So you’ve done a bunch of interviews. How do you know when to stop, and then start building? Use this article to learn a couple of different methods.
Robert Graham of WhiteTail Software, and this awesome guest post on cold calling asks:
@whitetailsoft https://twitter.com/#!/whitetailsoft When do you stop #custdev efforts and build the product? I’ve been wrestling with the details of #leanstartup.
I talked to 30 people before I realized that a certain idea of mine was a crappy idea, and about 40 people before starting WP Engine. Here are the details of both of those customer development experiences.
But there’s no one “number.” Food on the Table — a now-famous lean juggernaut in Austin run by IMVU alum Manuel Rosso — talked to 120. Capital Factory 2011 alum GroupCharger talked to 50 before building and another 50 after that. At AppSumo, another Austin startup with startling growth, Noah Kagan talked to 0 people initially, but maintains ruthless pressure on a tight and measurable product.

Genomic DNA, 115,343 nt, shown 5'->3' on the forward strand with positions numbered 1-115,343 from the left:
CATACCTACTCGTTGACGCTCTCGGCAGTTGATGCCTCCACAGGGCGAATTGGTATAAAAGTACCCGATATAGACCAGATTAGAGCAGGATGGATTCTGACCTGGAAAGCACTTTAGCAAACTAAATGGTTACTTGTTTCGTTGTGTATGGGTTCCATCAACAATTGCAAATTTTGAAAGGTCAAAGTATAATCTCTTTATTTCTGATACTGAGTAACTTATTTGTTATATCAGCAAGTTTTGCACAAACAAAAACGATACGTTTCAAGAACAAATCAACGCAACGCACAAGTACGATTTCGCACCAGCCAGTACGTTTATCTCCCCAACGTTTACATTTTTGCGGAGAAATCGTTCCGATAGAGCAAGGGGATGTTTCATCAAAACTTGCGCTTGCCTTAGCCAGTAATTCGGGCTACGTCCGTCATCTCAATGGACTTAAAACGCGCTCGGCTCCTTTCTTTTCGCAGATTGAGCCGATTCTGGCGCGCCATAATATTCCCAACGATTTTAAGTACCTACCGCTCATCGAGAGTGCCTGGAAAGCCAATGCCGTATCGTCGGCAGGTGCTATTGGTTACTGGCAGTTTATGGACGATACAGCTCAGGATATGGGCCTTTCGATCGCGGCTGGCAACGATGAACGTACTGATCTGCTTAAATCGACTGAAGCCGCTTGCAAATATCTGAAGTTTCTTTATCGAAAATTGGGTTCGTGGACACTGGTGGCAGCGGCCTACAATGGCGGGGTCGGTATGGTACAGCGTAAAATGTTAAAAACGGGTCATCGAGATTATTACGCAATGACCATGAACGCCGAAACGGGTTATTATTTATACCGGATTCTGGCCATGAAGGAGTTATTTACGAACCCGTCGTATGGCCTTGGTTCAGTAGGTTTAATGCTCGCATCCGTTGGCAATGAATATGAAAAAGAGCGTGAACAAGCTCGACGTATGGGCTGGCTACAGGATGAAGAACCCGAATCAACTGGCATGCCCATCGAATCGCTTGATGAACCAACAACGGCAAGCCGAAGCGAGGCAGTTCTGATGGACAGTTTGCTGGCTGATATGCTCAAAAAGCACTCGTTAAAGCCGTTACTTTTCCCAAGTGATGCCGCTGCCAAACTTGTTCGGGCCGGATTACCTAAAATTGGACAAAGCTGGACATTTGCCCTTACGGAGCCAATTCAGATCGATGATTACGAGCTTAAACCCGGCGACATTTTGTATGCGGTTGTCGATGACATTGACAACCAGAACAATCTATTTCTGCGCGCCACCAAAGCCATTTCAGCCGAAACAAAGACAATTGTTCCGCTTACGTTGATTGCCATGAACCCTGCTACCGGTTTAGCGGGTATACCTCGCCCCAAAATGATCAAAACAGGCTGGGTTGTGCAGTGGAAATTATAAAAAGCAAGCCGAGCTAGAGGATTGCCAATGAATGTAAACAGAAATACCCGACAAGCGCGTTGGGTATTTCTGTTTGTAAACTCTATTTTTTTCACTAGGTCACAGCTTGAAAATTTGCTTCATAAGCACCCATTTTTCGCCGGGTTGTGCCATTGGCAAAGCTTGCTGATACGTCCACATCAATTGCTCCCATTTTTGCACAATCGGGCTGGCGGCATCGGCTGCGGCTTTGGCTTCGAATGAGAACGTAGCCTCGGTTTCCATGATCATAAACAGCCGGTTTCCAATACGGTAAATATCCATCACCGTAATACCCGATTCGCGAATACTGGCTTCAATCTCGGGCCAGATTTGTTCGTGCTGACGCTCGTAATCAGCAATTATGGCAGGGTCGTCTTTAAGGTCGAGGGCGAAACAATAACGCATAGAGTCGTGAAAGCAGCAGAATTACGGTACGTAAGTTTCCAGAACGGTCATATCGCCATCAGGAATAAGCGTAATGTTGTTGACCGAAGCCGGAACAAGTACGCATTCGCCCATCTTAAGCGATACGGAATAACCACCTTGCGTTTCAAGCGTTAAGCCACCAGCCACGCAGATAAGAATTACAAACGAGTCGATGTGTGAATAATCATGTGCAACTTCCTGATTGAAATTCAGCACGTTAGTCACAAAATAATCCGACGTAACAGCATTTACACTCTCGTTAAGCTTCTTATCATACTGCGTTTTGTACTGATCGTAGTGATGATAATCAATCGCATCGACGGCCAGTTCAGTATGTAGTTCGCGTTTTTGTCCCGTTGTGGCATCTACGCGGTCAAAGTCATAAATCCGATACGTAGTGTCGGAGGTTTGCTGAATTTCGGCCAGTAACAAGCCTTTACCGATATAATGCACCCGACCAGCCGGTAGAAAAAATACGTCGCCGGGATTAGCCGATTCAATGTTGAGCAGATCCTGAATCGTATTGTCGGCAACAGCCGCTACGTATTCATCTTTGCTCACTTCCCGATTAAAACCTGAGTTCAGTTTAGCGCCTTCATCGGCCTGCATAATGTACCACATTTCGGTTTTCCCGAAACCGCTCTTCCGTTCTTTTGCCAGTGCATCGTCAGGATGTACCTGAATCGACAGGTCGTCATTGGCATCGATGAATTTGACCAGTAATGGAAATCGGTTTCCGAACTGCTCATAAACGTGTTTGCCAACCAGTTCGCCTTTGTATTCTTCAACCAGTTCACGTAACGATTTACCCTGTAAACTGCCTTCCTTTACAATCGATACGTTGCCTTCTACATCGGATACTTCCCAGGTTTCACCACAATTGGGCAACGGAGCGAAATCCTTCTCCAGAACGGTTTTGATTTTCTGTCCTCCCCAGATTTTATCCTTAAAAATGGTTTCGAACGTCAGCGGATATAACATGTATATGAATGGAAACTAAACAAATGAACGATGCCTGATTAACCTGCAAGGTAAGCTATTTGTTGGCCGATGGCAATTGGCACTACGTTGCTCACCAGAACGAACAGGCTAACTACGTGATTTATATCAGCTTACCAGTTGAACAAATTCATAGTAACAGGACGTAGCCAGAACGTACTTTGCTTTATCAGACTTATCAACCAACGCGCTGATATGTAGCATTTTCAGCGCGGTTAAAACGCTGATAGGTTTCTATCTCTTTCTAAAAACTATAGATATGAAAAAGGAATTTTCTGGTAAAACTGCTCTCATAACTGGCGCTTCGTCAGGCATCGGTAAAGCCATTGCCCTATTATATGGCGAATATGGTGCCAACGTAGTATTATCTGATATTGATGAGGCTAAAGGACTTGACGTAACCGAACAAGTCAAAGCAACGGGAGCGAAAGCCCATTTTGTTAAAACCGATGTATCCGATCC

There’s two ways to decide when you should stop talking and start building.
Way #1: Go until boredom.
Recently at WP Engine I did some brand new customer development for a new project that we think will revolutionize WordPress blog management. I spent 30 hours talking to WordPress consultants, but I didn’t have “30” preset in my head. I knew to stop when the process got boring.
The first dozen calls were a blizzard of activity — my note-taking fingers furiously trying to keep up with new information being revealed, theories getting alternately validated and blown away, unexpected customer segments arising, and new ideas recombining from the primordial soup generated by introspective, honest, provocative conversation with thoughtful people who were “living the pain” we’re trying to solve.